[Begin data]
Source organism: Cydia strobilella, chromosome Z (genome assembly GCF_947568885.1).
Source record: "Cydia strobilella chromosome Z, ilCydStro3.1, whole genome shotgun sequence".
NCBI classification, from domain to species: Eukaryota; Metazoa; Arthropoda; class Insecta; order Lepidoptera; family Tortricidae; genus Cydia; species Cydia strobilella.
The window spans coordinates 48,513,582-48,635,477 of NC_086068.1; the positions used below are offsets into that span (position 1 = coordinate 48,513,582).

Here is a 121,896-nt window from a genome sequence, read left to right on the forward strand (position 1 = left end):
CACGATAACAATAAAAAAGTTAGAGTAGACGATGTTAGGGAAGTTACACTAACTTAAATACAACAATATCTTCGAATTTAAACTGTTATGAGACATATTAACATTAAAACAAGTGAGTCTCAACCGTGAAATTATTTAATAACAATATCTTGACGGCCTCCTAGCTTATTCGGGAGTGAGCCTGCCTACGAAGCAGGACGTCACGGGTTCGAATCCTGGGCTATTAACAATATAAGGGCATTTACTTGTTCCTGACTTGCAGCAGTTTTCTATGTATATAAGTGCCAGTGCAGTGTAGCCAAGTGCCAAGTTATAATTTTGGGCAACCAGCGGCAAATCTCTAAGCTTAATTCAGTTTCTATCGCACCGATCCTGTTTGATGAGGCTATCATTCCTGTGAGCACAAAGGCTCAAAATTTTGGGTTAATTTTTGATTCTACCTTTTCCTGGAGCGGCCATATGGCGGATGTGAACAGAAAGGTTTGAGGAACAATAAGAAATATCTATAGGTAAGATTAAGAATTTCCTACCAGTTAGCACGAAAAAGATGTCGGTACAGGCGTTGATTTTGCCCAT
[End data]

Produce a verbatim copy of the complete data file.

Source organism: Cydia strobilella, chromosome Z (genome assembly GCF_947568885.1).
Source record: "Cydia strobilella chromosome Z, ilCydStro3.1, whole genome shotgun sequence".
NCBI classification, from domain to species: Eukaryota; Metazoa; Arthropoda; class Insecta; order Lepidoptera; family Tortricidae; genus Cydia; species Cydia strobilella.
The window spans coordinates 48,513,582-48,635,477 of NC_086068.1; the positions used below are offsets into that span (position 1 = coordinate 48,513,582).

Here is a 121,896-nt window from a genome sequence, read left to right on the forward strand (position 1 = left end):
CACGATAACAATAAAAAAGTTAGAGTAGACGATGTTAGGGAAGTTACACTAACTTAAATACAACAATATCTTCGAATTTAAACTGTTATGAGACATATTAACATTAAAACAAGTGAGTCTCAACCGTGAAATTATTTAATAACAATATCTTGACGGCCTCCTAGCTTATTCGGGAGTGAGCCTGCCTACGAAGCAGGACGTCACGGGTTCGAATCCTGGGCTATTAACAATATAAGGGCATTTACTTGTTCCTGACTTGCAGCAGTTTTCTATGTATATAAGTGCCAGTGCAGTGTAGCCAAGTGCCAAGTTATAATTTTGGGCAACCAGCGGCAAATCTCTAAGCTTAATTCAGTTTCTATCGCACCGATCCTGTTTGATGAGGCTATCATTCCTGTGAGCACAAAGGCTCAAAATTTTGGGTTAATTTTTGATTCTACCTTTTCCTGGAGCGGCCATATGGCGGATGTGAACAGAAAGGTTTGAGGAACAATAAGAAATATCTATAGGTAAGATTAAGAATTTCCTACCAGTTAGCACGAAAAAGATGTCGGTACAGGCGTTGATTTTGCCCAT